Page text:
Reference: Minnesota Law, §3315.0555 and §268.035 Subd. 25b
Proper classification of workers can be a complex task for any business. The Minnesota Unemployment Insurance (UI) Program reserves the right to determine whether services performed by a worker constitute employment.
Independent contractors are common in certain industries, construction being the most familiar example. However, it is not unusual to find full time clerical workers, janitors, managers, and nurses, as well as employees who are performing services on a part time, temporary or probationary basis in a variety of job classifications being misclassified as independent contractors. The following table summarizes the key elements involved in determining whether a worker is an employee or an independent contractor.
Minnesota state agencies use a common law factor analysis similar to the Internal Revenue Service to determine the status of a worker. Minnesota's common law factors have been defined by the Minnesota court system. Of the twenty factors defined by the courts, the five factors that carry the most weight are shown in this table:
|Essential Characteristics of Employment||Essential Characteristics of Independence|
Does the firm or does the worker control the means and manner in which the services are performed?
|The firm has the right to control the means and manner in which the services are performed. The firm can require the worker to work at specific times and may also specify the methodology used to complete the work.||The firm's only concern is the end result of the workers efforts. The worker requires no training and can generally hire a substitute to complete the job without the firm's approval as long as the work is completed as specified in the agreement.|
Can either party sue for breach of contract or can the firm or worker terminate the relationship at will without incurring any legal liability?
|The firm has the right to discharge the worker without incurring any legal liability for not allowing the worker to complete the job.||The firm and worker are in a binding contract, where failure to complete services is a breach of contract in which a legal remedy may be pursued by either party.|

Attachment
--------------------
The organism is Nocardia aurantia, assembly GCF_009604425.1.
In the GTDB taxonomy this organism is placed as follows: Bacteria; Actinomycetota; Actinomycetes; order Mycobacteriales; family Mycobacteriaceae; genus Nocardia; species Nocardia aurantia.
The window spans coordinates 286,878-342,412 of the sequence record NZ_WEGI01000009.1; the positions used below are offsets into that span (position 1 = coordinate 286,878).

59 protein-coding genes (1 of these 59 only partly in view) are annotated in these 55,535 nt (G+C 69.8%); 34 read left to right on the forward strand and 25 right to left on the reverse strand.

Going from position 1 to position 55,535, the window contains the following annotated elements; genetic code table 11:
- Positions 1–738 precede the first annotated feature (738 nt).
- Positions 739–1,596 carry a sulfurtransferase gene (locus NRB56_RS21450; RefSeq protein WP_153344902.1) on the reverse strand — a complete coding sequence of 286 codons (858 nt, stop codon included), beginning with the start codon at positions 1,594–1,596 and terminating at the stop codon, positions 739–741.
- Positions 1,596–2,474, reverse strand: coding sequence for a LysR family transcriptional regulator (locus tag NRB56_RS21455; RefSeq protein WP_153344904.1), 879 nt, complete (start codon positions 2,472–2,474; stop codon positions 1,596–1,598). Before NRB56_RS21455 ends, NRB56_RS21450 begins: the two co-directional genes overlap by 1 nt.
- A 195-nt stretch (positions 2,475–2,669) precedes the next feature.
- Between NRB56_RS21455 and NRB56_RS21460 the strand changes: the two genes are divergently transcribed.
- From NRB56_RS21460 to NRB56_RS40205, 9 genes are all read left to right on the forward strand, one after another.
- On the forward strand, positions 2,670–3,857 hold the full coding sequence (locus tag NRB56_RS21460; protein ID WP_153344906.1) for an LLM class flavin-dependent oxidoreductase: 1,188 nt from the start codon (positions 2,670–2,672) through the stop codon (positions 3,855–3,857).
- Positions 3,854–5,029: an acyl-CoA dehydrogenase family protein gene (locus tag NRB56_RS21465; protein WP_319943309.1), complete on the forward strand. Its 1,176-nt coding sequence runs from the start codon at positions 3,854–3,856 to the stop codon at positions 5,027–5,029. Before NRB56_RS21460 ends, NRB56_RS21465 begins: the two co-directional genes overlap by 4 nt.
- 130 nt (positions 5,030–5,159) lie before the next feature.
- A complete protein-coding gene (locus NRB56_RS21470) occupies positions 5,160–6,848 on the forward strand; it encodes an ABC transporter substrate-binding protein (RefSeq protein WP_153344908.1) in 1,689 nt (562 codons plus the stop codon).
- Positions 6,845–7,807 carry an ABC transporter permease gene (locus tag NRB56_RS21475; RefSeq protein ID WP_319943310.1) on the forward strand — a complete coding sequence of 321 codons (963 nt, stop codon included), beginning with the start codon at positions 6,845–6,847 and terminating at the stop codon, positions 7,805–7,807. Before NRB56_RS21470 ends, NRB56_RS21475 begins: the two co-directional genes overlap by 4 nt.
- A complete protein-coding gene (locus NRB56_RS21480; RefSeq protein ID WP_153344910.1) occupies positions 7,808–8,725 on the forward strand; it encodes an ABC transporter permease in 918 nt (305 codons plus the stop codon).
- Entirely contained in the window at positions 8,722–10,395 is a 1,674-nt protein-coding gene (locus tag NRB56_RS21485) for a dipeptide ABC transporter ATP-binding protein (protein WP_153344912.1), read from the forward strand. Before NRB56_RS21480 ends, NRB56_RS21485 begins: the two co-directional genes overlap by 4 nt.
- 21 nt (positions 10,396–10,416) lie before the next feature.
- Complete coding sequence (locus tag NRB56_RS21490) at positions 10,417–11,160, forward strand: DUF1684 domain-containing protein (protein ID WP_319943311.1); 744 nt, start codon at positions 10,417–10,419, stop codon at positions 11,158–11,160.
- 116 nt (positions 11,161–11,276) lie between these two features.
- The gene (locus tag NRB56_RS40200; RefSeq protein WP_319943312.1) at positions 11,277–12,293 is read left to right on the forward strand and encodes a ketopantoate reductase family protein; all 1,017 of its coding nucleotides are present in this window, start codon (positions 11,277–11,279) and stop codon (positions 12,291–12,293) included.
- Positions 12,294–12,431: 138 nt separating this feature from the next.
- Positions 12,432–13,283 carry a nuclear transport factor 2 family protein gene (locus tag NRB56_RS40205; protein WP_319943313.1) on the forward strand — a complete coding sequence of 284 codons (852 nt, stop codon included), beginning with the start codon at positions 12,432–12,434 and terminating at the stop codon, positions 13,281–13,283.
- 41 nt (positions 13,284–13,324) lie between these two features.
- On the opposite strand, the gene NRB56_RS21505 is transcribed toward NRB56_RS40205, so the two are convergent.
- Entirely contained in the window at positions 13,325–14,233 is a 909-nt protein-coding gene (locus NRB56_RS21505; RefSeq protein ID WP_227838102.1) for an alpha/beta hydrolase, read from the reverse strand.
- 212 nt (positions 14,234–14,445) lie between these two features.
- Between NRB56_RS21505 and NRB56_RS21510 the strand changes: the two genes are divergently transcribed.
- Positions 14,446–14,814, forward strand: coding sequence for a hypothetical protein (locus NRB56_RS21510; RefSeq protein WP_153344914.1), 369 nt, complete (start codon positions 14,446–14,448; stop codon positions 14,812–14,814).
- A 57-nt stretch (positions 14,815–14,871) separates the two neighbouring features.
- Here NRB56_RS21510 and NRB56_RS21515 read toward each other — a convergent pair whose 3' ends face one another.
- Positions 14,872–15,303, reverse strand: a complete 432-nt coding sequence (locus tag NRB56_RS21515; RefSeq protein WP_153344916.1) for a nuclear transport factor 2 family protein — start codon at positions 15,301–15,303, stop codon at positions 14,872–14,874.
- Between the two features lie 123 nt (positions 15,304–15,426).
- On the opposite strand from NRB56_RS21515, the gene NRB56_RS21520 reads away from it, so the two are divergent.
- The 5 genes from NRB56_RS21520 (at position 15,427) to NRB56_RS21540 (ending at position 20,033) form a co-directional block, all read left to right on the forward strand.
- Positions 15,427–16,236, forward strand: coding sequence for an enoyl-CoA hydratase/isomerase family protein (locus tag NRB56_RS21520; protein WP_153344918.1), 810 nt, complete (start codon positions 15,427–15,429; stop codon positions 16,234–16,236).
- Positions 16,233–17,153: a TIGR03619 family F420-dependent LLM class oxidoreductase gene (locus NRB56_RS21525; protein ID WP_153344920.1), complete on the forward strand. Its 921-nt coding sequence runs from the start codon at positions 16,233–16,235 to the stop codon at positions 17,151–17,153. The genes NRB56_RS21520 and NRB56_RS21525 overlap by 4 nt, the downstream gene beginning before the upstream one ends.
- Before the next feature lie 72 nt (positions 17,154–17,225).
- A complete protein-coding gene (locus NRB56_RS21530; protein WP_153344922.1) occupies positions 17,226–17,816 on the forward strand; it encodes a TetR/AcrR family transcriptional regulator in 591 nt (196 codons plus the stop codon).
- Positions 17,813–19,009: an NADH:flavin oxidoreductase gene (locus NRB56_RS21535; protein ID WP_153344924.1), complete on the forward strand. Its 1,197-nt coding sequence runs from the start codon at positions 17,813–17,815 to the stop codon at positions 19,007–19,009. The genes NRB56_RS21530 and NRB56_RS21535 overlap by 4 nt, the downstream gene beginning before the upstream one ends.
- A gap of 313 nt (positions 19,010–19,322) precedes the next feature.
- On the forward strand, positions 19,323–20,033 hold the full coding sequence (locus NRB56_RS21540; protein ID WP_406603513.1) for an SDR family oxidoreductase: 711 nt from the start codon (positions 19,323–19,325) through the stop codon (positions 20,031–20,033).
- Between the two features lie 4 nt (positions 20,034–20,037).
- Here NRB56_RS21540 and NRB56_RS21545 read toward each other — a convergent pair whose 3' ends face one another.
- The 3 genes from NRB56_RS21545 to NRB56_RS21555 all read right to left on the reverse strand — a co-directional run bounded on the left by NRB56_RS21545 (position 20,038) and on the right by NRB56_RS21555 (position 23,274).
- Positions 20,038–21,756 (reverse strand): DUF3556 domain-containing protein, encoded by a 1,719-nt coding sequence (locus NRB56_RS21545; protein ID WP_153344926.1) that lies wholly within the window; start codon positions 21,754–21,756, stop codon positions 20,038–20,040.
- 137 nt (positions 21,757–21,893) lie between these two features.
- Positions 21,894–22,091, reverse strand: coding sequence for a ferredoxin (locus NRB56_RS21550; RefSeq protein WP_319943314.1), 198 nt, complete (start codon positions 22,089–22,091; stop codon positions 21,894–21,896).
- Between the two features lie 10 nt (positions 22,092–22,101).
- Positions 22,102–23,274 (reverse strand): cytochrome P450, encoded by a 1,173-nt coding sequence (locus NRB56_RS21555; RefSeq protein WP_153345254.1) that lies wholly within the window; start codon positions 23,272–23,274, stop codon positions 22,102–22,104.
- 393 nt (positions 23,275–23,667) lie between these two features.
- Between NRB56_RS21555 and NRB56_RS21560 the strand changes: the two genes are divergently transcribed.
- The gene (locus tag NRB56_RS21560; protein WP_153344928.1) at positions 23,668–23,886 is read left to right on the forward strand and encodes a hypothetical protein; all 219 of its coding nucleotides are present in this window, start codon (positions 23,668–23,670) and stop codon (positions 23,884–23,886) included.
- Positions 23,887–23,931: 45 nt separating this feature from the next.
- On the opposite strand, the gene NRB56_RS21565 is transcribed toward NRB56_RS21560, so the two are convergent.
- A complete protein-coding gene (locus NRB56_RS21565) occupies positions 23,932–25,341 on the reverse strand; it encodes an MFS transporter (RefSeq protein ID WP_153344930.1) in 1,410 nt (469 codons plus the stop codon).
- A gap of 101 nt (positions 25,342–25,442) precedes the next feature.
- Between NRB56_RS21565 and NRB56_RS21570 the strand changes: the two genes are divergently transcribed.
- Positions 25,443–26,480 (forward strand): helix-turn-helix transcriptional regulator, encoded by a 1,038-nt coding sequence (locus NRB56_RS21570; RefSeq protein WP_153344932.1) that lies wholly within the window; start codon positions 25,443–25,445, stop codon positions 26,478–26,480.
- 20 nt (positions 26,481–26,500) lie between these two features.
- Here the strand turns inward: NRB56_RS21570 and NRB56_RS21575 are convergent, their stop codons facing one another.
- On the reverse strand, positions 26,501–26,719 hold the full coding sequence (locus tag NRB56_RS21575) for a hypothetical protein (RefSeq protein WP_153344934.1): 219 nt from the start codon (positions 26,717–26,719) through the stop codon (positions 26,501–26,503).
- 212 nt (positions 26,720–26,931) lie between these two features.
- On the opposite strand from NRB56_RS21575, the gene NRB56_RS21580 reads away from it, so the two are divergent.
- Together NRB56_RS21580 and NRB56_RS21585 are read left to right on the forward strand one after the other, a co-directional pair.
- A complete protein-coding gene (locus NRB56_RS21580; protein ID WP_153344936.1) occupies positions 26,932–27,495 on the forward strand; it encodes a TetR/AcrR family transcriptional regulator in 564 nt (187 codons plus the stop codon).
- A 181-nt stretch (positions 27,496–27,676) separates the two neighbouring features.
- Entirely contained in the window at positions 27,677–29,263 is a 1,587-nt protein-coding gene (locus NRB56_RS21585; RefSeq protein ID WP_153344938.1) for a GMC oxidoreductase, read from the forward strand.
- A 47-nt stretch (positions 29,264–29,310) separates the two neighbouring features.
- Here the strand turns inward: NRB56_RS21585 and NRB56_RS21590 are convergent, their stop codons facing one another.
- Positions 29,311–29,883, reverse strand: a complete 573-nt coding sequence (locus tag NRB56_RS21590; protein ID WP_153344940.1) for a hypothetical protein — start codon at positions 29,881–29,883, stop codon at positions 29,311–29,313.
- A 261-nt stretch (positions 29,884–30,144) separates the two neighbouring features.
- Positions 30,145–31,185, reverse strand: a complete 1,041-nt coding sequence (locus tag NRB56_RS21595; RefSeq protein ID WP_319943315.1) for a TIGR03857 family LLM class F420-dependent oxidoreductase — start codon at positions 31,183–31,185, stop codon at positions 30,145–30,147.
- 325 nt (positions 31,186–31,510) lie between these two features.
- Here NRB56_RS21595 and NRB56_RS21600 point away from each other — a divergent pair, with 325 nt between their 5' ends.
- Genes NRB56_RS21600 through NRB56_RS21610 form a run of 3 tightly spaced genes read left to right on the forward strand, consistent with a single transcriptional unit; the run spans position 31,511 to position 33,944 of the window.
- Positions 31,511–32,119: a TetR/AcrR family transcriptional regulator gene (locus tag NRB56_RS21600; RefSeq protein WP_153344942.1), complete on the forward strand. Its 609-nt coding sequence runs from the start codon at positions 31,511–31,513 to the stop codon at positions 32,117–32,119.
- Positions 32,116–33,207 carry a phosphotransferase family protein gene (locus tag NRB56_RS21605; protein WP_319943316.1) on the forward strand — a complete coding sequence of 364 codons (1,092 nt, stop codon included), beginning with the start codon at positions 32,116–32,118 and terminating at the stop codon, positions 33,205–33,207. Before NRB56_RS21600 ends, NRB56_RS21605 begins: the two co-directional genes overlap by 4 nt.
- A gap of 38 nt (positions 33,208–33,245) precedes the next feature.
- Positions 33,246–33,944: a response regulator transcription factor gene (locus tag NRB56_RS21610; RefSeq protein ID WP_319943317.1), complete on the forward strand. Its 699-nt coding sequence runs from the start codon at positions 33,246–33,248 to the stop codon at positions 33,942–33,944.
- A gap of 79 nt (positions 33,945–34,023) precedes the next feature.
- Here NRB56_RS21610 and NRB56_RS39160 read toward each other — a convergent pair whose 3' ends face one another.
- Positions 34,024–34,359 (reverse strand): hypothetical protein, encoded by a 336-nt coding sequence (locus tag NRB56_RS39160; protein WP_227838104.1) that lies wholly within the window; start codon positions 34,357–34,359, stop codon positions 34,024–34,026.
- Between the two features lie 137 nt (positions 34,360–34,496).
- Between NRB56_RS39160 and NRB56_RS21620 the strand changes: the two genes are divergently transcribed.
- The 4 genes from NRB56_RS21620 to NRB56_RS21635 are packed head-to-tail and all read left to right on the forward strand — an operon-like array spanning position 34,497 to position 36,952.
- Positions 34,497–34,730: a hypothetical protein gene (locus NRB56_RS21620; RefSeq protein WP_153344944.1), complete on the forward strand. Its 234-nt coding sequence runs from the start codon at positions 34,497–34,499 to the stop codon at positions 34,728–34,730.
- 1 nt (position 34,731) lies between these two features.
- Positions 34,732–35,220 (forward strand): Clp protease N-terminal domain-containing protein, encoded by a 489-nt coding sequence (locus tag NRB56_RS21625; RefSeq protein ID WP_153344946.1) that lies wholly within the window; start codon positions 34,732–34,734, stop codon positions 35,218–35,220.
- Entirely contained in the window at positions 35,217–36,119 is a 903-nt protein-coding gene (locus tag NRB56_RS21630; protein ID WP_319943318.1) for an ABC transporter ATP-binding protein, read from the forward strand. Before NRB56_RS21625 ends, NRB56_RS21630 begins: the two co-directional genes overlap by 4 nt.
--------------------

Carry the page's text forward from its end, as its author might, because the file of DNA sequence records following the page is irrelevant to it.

Does the firm or the worker dictate the value placed on the services provided? Is the worker paid by the job or in a regular and routine manner?
|The worker is paid in a regular and routine manner for services performed, generally based on the amount of time spent on the job by the worker (the worker is paid hourly, weekly, monthly, etc.) .||The worker is paid by the job, on a bid basis, by percentage completion, etc., and has both the ability to make a profit, and to sustain a loss.|
Does the firm or the worker furnish any car or truck, tools or equipment, and/or materials or supplies necessary to perform these services?
The firm furnishes the worker with:
The worker furnishes all tools, equipment, materials, and supplies necessary to complete the work.
The worker has substantial investment in the tools and equipment used to perform the services and has expenses that are not directly reimbursed by the firm.
Does the firm or does the worker control the premises where these services are performed?
|The firm controls the premises where services are performed.||The worker makes his or her services available to the public on a continuing basis and generally has their own place of business.|
Reference: Minnesota Department of Labor & Industry Law, §181.723
Legislation passed in 2012 requires that, effective September 15, 2012, certain individuals who wish to work as independent contractors in the construction industry in Minnesota must register with the Minnesota Department of Labor and Industry (DLI). This new law replaces the independent contractor exemption certificate (ICEC) program with a simplified two-year pilot project for registration of construction contractors. Current holders of non-expired ICECs do not need to register until their ICEC expires. Refer to the Department of Labor and Industry's website for details.
In addition to registration, one of the main requirements of the DLI law is that any worker doing commercial or residential building construction or improvement in Minnesota, in the public or private sector, performing services in the course of the trade, business, profession, or occupation of the employer, is considered an employee and not an independent contractor unless the worker meets all of the following conditions:
For additional information about independent contractors, contact:
MN Unemployment Insurance Program
651-296-6141 | www.uimn.org
Internal Revenue Service
1-800-829-1040 | www.irs.gov
MN Department of Labor & Industry
651-284-5005 | www.dli.mn.gov
MN Department of Revenue
651-282-9999 | www.revenue.state.mn.us/businesses